By Zoe Yabrove
By Bree Davies
By Byron Graham
By Susan Froyd
By Josiah M. Hesse
By Bree Davies
By Susan Froyd
By Kate Gibbons
John Brown's Body isn't exactly a play; it doesn't have one absorbing plot line. Instead, it's an adaptation of Stephen Vincent Benét's famous 1928 epic poem about the Civil War, and, like all epics, it's a kind of episodic tapestry. There's chanting and singing. Actors are sometimes specific characters, and sometimes they serve -- singly or in groups -- as narrators. Some incidents represent self-contained vignettes, while others involve the unfolding of a particular character's story. The famous -- John Brown, Abraham Lincoln, General Robert E. Lee -- make their appearances, and they mingle with fictional people. Obviously, no one character is examined in detail. Although some of the people we see are interesting or eccentric, the characters are more often simply sketched in. They represent a group, type or region -- the steely, charming, plantation mistress, the slave couple yearning for freedom for themselves and their children, the slave who identifies with his masters, the ignorant young soldier. What is explored in some depth is the war itself.
Naturally, given the importance of its subject matter, John Brown's Body raises many issues -- first among them the unadulterated evils of slavery. The play begins as a slave ship crosses the ocean and the captain remarks that it's important for the slaves to get some air because "they keep better that way." One of the crew bends to examine a prone body and remarks, "This woman's asleep, but her baby's dead." There's also the decisive effect one strong-willed person can have on history: John Brown, with his sudden vicious but principled attack at Harper's Ferry; the bone-weary Lincoln, who, lacking our hindsight, was unaware as the war dragged itself along like a torn and broken snake that he would be the victor; the stony Robert E. Lee and the man who's mentioned only once but whose ghost haunts the proceedings, the rebel slave Nat Turner.
Other resonant themes: the unadulterated horror of war, with its mangled soldiers and myriad innocent victims; the transcendent power of love; the meaning of nationhood; the way in which the war forcibly yoked together two disparate lands and cultures -- with ramifications that are still unfolding in our body politic. We understand from this text how subtle, murky and ultimately incomprehensible history is, given the unreliability of memory and the frustration of trying to understand the past by scanning its leavings. We like to classify historic figures as heroes or villains, but the men of the Civil War are harder to fathom. Lincoln wanted to free the slaves, but according to a speech he gives here, he was even more concerned with keeping the Union together.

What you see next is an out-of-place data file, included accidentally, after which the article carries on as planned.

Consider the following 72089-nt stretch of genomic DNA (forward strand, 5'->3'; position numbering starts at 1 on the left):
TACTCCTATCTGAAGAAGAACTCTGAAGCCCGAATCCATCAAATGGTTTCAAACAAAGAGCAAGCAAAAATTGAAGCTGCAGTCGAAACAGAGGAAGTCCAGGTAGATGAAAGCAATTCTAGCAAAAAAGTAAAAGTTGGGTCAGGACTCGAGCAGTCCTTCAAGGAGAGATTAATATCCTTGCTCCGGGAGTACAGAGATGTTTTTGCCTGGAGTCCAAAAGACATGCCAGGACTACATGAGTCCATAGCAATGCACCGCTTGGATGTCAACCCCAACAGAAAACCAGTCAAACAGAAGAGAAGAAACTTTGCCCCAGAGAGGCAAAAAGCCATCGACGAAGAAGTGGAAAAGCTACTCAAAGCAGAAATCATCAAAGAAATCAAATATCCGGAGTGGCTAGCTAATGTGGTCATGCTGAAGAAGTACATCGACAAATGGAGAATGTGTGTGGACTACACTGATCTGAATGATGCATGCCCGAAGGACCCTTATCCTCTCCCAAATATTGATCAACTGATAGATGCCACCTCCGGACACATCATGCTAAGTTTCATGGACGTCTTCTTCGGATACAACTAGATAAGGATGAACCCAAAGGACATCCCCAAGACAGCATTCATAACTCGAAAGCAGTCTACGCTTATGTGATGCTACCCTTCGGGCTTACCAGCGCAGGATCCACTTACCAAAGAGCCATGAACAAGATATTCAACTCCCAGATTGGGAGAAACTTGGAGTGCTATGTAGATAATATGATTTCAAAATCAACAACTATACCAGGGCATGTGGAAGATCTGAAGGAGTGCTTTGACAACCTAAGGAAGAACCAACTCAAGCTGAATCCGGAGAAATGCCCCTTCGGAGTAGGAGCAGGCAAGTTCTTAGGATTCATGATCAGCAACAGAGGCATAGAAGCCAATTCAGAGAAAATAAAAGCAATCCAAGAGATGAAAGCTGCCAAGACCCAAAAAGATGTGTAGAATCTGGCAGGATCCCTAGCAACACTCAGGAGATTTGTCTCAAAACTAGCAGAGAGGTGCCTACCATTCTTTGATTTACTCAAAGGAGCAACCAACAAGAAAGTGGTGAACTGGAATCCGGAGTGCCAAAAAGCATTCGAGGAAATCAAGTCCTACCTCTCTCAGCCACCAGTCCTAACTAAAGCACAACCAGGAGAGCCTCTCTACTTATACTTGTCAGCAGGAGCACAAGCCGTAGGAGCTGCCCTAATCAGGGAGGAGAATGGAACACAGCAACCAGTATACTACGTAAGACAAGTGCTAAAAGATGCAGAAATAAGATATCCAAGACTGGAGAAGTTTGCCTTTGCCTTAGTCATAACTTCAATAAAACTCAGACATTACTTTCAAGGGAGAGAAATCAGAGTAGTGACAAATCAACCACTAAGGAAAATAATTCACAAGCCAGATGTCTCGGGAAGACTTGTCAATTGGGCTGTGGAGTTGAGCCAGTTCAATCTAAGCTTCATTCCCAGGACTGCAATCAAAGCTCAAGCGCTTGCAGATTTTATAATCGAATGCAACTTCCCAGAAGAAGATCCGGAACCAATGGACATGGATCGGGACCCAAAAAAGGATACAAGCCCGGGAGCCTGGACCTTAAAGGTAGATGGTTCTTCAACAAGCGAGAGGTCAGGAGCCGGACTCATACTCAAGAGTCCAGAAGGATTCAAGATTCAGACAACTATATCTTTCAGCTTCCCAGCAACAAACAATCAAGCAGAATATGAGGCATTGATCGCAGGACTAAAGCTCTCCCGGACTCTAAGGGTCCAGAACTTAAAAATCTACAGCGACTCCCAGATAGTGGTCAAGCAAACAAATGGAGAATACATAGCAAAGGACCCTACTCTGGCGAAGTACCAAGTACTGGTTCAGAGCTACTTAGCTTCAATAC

So how does all this work as a theatrical event? Pretty well, for the most part. To begin with, the cast is stunning. From the moment he stepped on stage, I realized how much we'd been missing Jamie Horton during his absence this season. What a stunningly authoritative John Brown he is -- rock-hard, unreasoning, narrow, immovable, plainspoken. You can see how a man like this sets huge events in motion through his very inability to entertain contradiction and his unshakeable sense of his own rightness. Mark Rubald fights on both sides of the war as young Jack Ellyat and the romantic Southern brooder Clay Wingate, and he's terrific in both roles. He is particularly impressive in a scene where Ellyat and his fellow soldiers wait for an attack, torn between terror and boredom, growing visibly more agitated as the opposing army comes closer. Finally, he's shooting; he's wounded; he's up and flailing with his bayonet; he's down. Fighting with invisible enemies is tricky work for an actor; if it's not done with absolute conviction, it can be funny, but Rubald takes you with him every step of the way. Jacqueline Antaramian plays two parallel roles: Wingate's highborn plantation amour and Ellyat's innocent young love. She's fine in the first role and absolutely disarming in the second. Her words, the song of longing she sings for him, could be pure sap if she didn't bring such warmth and sweet sensuality to the role. John Hutton is a surprisingly human and vulnerable Lincoln. Bill Christ is strong, as always, in several parts. I particularly liked his tiny turn as General McDowell, but he also plays a sometimes kindly, sometimes ignorantly cruel and always feisty Irishman with relish. Keith L. Hatten gives depth and humor to everything he does. You don't know whether to laugh or cry when he says he's "proud of my white folk. Proud of it all." Mike Hartman is convincing in all his roles, and there's fine work from Annette Helde, Robin Moseley, Johanna Jackson and the ineffable Randy Moore.
Larry Delinger's multifaceted music plays a huge role in the evening's success, lending color and depth, and the cast sings well, both separately and in chorus. Allison Watrous and Kathleen White have particularly beautiful voices.
Benét's language is always expressive and sometimes splendid, particularly when the subject is battle.
John Brown's Body also manifests the weakness inherent in this kind of production, which remains at base a recitation. Some of the devices -- like the flat, papery corpses and the occasional use of a microphone -- don't work. Nor do the strange heads that represent entire horses (except in one scene, where they were meant to be funny). Some of the exposition gets boring. But all of this is offset by the intensity of the material, the skill of director-adaptor Laird Williamson and the brilliance of his cast.
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